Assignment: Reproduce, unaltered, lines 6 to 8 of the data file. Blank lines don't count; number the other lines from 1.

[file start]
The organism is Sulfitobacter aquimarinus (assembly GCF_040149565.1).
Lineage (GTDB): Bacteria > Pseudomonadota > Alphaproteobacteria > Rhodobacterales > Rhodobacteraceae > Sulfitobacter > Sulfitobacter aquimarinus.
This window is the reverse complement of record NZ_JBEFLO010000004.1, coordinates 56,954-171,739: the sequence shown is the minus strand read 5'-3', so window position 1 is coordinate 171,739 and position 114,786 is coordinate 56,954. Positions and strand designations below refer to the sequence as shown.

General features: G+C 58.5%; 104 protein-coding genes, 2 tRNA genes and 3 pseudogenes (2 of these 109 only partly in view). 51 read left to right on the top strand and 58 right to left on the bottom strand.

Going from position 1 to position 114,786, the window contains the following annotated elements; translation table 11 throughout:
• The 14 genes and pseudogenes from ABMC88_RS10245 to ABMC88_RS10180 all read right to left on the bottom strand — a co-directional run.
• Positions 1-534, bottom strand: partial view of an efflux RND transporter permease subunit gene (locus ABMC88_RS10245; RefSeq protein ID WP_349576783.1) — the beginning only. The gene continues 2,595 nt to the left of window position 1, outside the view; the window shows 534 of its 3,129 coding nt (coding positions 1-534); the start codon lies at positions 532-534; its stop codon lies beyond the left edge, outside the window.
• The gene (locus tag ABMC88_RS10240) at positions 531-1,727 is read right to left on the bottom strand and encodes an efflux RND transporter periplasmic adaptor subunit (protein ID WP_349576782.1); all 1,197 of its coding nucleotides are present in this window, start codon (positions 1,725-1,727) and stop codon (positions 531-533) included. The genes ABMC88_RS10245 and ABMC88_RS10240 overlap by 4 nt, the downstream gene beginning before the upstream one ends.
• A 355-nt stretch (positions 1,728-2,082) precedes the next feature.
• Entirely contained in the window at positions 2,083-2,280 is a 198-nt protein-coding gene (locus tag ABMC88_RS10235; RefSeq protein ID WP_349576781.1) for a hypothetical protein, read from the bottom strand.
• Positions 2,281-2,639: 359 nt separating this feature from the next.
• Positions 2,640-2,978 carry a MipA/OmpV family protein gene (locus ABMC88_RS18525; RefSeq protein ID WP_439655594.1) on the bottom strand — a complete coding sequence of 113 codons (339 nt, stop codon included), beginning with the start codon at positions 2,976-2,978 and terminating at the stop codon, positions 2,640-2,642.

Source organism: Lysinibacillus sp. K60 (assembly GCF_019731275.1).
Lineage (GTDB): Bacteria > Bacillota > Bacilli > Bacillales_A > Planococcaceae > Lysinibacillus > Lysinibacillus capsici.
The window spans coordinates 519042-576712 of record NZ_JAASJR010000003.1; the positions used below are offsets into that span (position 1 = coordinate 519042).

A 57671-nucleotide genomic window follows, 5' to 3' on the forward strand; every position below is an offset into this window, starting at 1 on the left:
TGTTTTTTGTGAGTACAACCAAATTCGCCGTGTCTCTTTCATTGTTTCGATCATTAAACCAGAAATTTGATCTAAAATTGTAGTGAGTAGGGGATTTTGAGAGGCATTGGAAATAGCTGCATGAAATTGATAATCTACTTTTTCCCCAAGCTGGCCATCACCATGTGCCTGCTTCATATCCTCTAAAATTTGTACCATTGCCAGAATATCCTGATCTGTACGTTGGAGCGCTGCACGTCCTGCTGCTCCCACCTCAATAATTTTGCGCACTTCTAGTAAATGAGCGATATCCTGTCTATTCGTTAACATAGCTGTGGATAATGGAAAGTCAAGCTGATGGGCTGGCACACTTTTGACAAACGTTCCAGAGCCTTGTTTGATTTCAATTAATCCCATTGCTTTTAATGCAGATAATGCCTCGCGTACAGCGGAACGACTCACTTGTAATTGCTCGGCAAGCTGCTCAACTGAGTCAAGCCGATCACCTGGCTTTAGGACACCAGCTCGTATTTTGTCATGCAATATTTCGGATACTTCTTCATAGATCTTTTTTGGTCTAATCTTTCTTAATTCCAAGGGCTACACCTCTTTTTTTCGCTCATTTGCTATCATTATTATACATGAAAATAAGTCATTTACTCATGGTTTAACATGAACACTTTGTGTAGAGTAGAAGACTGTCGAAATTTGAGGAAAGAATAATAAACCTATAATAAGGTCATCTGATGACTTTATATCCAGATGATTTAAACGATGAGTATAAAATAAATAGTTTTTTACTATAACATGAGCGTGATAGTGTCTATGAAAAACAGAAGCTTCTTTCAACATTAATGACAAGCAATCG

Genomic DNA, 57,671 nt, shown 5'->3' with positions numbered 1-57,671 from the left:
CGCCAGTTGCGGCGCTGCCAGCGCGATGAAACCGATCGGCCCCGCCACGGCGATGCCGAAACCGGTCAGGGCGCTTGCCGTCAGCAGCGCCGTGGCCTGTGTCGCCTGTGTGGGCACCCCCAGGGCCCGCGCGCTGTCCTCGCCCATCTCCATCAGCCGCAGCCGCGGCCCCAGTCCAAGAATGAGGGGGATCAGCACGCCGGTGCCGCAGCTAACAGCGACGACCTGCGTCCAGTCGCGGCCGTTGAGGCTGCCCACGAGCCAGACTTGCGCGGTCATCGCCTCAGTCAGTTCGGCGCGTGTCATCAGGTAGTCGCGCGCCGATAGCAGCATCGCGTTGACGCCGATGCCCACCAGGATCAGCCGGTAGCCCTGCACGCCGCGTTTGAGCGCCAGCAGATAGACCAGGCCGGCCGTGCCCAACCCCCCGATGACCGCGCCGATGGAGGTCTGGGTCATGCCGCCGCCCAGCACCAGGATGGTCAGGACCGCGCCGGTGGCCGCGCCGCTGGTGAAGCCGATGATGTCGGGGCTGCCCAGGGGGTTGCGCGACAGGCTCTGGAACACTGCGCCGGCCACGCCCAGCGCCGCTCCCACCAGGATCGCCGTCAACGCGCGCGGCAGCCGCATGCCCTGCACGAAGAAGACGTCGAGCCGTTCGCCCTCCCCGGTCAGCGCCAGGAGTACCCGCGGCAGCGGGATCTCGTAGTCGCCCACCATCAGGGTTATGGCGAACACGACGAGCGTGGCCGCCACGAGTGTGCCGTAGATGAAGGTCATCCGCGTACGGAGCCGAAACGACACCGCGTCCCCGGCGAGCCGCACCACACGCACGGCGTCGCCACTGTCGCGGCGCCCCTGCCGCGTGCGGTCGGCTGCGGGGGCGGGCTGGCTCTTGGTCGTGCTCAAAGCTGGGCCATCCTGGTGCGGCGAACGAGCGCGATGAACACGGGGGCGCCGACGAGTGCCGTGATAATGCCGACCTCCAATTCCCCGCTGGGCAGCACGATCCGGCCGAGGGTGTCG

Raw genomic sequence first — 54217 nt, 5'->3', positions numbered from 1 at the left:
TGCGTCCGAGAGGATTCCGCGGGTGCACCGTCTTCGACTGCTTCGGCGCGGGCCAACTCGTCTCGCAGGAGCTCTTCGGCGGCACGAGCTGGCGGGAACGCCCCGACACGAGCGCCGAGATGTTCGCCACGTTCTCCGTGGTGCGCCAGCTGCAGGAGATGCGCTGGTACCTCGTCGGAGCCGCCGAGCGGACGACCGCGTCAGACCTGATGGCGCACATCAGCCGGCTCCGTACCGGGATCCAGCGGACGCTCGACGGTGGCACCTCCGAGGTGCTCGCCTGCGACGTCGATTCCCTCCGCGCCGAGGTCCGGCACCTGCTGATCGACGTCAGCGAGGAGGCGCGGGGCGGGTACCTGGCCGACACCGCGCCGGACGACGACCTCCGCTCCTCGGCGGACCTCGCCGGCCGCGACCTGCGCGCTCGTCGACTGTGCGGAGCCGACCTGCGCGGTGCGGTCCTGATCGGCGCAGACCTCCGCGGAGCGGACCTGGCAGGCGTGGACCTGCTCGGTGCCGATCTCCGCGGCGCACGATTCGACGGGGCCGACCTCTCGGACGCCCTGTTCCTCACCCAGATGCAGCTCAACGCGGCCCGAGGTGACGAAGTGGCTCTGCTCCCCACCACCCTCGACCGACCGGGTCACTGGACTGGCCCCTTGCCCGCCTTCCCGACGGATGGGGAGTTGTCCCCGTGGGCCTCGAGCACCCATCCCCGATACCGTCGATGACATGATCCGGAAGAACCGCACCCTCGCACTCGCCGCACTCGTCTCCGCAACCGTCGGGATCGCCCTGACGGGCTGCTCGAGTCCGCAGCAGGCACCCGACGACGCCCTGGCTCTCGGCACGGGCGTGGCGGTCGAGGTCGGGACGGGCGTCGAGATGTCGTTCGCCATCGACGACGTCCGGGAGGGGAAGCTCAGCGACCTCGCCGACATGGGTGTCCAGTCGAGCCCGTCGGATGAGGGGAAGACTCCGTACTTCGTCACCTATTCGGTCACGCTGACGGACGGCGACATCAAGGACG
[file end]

• The 14 genes and pseudogenes from ABMC88_RS10245 to ABMC88_RS10180 all read right to left on the bottom strand — a co-directional run.
• Positions 1-534, bottom strand: partial view of an efflux RND transporter permease subunit gene (locus ABMC88_RS10245; RefSeq protein ID WP_349576783.1) — the beginning only. The gene continues 2,595 nt to the left of window position 1, outside the view; the window shows 534 of its 3,129 coding nt (coding positions 1-534); the start codon lies at positions 532-534; its stop codon lies beyond the left edge, outside the window.
• The gene (locus tag ABMC88_RS10240) at positions 531-1,727 is read right to left on the bottom strand and encodes an efflux RND transporter periplasmic adaptor subunit (protein ID WP_349576782.1); all 1,197 of its coding nucleotides are present in this window, start codon (positions 1,725-1,727) and stop codon (positions 531-533) included. The genes ABMC88_RS10245 and ABMC88_RS10240 overlap by 4 nt, the downstream gene beginning before the upstream one ends.